I am convinced that just like me, you want your dog Ti-Loup to be friendly, affectionate and obedient! When Ti-Loup can’t do it and unwanted behavior occurs, your emotional link can weaken and you might think about giving it up or even having him euthanized. We all hope the puppies can stop their unwanted behavior, but let’s face it, he will need your help and we can help. The next few lines might be a bit heavy, but you will understand how important they are to you and Ti-Loup. You will be proud of his accomplishments and thus improve your relationship.
It may be surprising to note that behavioral development is linked to physical development but also to one of the nervous system. It should also be noted that puppies of different breeds can develop at different rates, that certain prenatal conditions (for example, the diet and health of the mother) can influence the development of the puppy and that environmental factors can affect the expression of certain genes. Research on other species has shown that offspring subjected to stressful handling are more sensitive to stress factors at a later age1,2. So it’s no wonder that you feel a little lost when it comes to educating Ti-Loup. We will see here the 4 stages of development of your dog, to help you prevent unwanted behavior.
The neonatal stage extends from birth to about 2 weeks of age; the eyes are not yet open and the ear canals are closed, the puppies therefore discover the world mainly through touch and smell. Despite an immature nervous system, newborn babies react to their environment. Puppies who received more maternal care during the neonatal stage had higher scores for social and physical engagement in adulthood than those raised by less attentive mothers, according to a canine behavior study3. In another study4, puppies handled calmly and gently by humans from 3 days old were calmer and more confident at 8 weeks compared to controls. So make sure that host families and breeders introduce gentle handling of puppies as early as possible.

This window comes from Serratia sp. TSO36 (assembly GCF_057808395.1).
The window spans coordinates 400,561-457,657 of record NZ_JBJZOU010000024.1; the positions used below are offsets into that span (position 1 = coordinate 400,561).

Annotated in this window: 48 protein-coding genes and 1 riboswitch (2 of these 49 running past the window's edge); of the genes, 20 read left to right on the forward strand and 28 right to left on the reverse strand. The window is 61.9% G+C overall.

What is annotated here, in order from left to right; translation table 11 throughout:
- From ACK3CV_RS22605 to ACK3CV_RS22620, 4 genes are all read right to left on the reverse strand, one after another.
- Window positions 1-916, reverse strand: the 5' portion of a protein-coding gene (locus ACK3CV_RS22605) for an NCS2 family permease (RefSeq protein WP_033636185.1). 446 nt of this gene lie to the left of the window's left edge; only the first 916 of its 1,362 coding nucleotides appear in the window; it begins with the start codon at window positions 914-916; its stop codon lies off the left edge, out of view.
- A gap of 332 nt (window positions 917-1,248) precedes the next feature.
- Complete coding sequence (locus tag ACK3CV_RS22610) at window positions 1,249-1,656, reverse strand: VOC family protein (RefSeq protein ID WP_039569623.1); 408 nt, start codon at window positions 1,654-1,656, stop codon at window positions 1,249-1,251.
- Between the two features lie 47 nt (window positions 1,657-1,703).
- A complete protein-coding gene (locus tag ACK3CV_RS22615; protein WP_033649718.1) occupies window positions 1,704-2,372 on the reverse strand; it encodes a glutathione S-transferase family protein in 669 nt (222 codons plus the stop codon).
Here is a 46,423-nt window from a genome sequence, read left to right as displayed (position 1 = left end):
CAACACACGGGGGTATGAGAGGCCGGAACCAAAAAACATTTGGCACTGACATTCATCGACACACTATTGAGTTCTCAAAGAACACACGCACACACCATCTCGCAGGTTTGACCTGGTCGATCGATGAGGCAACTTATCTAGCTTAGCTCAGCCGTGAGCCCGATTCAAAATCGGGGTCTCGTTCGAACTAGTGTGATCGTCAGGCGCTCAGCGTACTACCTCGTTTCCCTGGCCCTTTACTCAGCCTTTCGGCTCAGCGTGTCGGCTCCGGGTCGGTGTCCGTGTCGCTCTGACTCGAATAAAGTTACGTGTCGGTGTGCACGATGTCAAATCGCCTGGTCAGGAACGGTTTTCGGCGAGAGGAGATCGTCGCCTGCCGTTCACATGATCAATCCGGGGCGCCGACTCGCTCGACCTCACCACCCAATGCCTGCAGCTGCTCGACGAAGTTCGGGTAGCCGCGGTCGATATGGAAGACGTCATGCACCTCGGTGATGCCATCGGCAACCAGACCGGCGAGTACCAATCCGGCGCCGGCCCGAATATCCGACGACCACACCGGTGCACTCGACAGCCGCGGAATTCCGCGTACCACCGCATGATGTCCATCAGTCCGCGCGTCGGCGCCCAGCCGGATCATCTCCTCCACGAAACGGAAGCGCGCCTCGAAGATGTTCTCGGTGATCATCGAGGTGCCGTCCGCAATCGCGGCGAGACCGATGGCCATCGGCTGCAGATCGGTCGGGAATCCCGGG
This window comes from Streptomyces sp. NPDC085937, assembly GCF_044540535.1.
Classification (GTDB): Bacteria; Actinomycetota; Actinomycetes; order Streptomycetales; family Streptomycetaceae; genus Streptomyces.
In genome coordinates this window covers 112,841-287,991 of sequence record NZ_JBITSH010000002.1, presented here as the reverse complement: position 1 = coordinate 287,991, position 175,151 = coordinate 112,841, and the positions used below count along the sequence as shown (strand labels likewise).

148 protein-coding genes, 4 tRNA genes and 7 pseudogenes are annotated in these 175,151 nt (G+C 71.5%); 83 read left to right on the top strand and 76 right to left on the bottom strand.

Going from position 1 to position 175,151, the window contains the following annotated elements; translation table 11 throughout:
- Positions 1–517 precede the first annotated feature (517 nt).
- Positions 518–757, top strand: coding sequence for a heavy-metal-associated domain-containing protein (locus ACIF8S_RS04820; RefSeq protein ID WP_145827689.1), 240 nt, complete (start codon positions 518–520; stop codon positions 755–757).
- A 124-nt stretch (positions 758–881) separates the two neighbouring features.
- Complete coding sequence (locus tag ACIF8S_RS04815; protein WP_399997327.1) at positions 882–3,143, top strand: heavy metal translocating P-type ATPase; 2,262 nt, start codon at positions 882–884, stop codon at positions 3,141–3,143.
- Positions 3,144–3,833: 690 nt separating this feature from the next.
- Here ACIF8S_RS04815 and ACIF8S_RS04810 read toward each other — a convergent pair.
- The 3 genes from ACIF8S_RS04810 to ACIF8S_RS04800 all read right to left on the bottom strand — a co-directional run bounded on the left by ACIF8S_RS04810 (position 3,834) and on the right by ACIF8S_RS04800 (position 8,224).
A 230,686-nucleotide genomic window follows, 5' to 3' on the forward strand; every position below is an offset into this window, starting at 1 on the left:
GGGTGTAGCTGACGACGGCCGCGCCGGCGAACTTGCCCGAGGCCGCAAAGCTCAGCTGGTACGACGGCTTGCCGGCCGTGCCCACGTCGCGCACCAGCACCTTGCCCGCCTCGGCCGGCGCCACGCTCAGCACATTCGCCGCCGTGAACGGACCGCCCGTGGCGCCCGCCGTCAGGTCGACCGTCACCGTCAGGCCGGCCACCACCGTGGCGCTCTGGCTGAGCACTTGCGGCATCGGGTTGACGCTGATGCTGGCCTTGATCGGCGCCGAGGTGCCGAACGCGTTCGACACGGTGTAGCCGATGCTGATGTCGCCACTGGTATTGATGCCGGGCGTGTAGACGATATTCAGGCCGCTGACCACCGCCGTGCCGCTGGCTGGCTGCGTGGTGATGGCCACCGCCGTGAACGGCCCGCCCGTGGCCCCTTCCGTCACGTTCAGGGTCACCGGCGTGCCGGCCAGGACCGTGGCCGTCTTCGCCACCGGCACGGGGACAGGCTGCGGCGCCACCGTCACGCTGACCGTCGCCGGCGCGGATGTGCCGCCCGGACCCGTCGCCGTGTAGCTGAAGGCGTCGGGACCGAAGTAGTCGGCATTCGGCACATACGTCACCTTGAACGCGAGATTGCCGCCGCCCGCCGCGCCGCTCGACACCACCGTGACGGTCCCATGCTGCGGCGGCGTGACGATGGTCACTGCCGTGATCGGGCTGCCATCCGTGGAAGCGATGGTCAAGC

The transition phase occurs around 14 to 21 days of age and lasts about 7 days. The eyes and ears begin to function and muscle coordination improves. Communication between puppies (eg, growls) and interactions (eg, play) are observed for the first time during this time. Because puppies can move away from their mothers, this is a great time to introduce a suitable potty area.
The sensitive period of socialization in puppies begins at 3 weeks of age and lasts up to 12 to 14 weeks. During this stage it is important for your puppy to be exposed to various species and environmental stimuli. External stimuli will have a long-term effect on the development of the developing dog. Preferences are learned more easily during this period. Puppies that have not been socialized during this time tend to react with fear to new humans or new situations1,2,5. Controlled exposure to humans during the socialization stage is therefore crucial. In one study6, puppies that were not handled before 7 weeks of age were more reluctant to approach humans than puppies handled between 3 and 5 weeks of age. Puppies that were not handled before the age of 14 weeks remained constantly fearful and resistant to handling. Negative experiences during the sensitive period can also have a serious impact on behavioral development. Abrupt weaning, especially when combined with sudden separation from brothers and sisters, can have long-term behavioral consequences. Puppies removed from the mother and from the litter before 6 weeks of age have been shown to be more fearful and exhibited more unwanted behavior as adults than puppies that remain with the litter until the age of 8 weeks old7,8.
The juvenile stage represents the time between the end of the socialization period and sexual maturity. Sexual behavior is usually seen by the age of 6 months, although it can be delayed in large and giant breeds. Dogs remain behaviorally immature even after reaching sexual maturity. Perhaps you can draw a parallel with some people around you? Large breed dogs may not mature socially until they are 18 months or older3. As behavioral issues are frequently reported during this time, visits to your veterinarian should be encouraged. It’s never too early to start socializing a puppy, and as long as the puppy is calm and unafraid, it’s never too late to start.
Create a personalized socialization plan